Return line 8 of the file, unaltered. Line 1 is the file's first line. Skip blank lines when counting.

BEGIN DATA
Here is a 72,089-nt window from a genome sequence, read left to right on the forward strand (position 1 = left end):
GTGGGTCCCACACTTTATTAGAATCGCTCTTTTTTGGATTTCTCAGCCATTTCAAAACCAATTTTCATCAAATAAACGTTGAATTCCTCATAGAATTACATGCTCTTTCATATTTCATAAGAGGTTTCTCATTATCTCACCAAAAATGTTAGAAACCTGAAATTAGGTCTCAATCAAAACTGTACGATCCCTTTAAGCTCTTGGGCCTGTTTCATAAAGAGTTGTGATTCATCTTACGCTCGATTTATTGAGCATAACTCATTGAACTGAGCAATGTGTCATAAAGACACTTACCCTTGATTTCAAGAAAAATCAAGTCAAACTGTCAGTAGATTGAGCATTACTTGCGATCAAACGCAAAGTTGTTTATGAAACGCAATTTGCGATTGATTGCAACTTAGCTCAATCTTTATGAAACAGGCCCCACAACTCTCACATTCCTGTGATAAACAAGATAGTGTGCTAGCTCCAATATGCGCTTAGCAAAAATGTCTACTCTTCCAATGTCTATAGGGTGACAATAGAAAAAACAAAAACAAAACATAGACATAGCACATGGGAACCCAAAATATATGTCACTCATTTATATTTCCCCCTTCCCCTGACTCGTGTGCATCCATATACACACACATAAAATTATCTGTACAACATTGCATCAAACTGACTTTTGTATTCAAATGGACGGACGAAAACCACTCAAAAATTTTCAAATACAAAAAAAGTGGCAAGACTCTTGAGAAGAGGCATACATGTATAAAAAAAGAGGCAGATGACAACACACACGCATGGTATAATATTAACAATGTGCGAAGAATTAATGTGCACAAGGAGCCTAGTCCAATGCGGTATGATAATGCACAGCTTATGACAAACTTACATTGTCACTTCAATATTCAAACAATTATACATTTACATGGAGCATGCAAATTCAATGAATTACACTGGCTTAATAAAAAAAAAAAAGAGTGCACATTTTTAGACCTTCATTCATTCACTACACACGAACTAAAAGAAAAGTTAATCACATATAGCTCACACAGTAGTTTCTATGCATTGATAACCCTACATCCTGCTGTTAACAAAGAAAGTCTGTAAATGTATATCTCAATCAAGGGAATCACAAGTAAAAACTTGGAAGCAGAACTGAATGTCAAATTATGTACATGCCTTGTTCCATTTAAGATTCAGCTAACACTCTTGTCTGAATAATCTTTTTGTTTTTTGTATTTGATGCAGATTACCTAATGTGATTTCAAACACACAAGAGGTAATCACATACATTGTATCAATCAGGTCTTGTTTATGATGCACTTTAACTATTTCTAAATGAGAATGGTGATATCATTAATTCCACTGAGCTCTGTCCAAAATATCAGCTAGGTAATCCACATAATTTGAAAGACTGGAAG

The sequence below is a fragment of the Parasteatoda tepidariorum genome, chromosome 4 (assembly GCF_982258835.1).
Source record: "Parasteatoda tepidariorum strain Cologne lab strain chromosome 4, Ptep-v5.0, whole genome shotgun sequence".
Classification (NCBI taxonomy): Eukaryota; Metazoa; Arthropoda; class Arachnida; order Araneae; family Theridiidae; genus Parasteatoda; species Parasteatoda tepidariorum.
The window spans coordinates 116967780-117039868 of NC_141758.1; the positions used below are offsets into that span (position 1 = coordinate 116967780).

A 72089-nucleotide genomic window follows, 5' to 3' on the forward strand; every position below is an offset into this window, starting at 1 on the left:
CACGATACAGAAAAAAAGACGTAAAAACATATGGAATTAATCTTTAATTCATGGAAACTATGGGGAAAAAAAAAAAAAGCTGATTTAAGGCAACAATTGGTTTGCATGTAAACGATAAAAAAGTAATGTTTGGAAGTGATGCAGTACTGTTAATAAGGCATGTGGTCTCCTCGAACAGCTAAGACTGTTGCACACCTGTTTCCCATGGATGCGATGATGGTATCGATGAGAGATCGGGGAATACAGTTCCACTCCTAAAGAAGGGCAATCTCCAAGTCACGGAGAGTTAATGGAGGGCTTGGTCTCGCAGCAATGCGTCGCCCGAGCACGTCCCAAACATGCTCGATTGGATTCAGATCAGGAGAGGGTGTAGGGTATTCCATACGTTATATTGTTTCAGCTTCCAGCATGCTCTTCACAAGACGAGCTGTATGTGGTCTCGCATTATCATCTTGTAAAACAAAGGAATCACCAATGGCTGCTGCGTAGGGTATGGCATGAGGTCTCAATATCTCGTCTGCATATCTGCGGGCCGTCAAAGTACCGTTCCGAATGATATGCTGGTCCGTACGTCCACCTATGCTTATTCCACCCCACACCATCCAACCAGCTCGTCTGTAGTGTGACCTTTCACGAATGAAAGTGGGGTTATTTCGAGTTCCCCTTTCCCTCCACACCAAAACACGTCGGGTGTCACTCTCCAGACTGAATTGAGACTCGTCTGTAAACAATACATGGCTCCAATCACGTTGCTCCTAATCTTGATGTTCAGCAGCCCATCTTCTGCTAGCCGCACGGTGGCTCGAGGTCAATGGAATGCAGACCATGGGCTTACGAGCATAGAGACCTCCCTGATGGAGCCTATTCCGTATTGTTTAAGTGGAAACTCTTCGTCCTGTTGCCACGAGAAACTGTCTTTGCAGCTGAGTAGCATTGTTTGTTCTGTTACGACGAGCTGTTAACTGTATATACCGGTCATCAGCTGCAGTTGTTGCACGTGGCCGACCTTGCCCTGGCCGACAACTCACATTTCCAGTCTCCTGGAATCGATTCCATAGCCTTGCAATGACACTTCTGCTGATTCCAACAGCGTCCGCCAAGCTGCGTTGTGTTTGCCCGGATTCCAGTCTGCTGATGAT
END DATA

CACGATACAGAAAAAAAGACGTAAAAACATATGGAATTAATCTTTAATTCATGGAAACTATGGGGAAAAAAAAAAAAAGCTGATTTAAGGCAACAATTGGTTTGCATGTAAACGATAAAAAAGTAATGTTTGGAAGTGATGCAGTACTGTTAATAAGGCATGTGGTCTCCTCGAACAGCTAAGACTGTTGCACACCTGTTTCCCATGGATGCGATGATGGTATCGATGAGAGATCGGGGAATACAGTTCCACTCCTAAAGAAGGGCAATCTCCAAGTCACGGAGAGTTAATGGAGGGCTTGGTCTCGCAGCAATGCGTCGCCCGAGCACGTCCCAAACATGCTCGATTGGATTCAGATCAGGAGAGGGTGTAGGGTATTCCATACGTTATATTGTTTCAGCTTCCAGCATGCTCTTCACAAGACGAGCTGTATGTGGTCTCGCATTATCATCTTGTAAAACAAAGGAATCACCAATGGCTGCTGCGTAGGGTATGGCATGAGGTCTCAATATCTCGTCTGCATATCTGCGGGCCGTCAAAGTACCGTTCCGAATGATATGCTGGTCCGTACGTCCACCTATGCTTATTCCACCCCACACCATCCAACCAGCTCGTCTGTAGTGTGACCTTTCACGAATGAAAGTGGGGTTATTTCGAGTTCCCCTTTCCCTCCACACCAAAACACGTCGGGTGTCACTCTCCAGACTGAATTGAGACTCGTCTGTAAACAATACATGGCTCCAATCACGTTGCTCCTAATCTTGATGTTCAGCAGCCCATCTTCTGCTAGCCGCACGGTGGCTCGAGGTCAATGGAATGCAGACCATGGGCTTACGAGCATAGAGACCTCCCTGATGGAGCCTATTCCGTATTGTTTAAGTGGAAACTCTTCGTCCTGTTGCCACGAGAAACTGTCTTTGCAGCTGAGTAGCATTGTTTGTTCTGTTACGACGAGCTGTTAACTGTATATACCGGTCATCAGCTGCAGTTGTTGCACGTGGCCGACCTTGCCCTGGCCGACAACTCACATTTCCAGTCTCCTGGAATCGATTCCATAGCCTTGCAATGACACTTCTGCTGATTCCAACAGCGTCCGCCAAGCTGCGTTGTGTTTGCCCGGATTCCAGTCTGCTGATGAT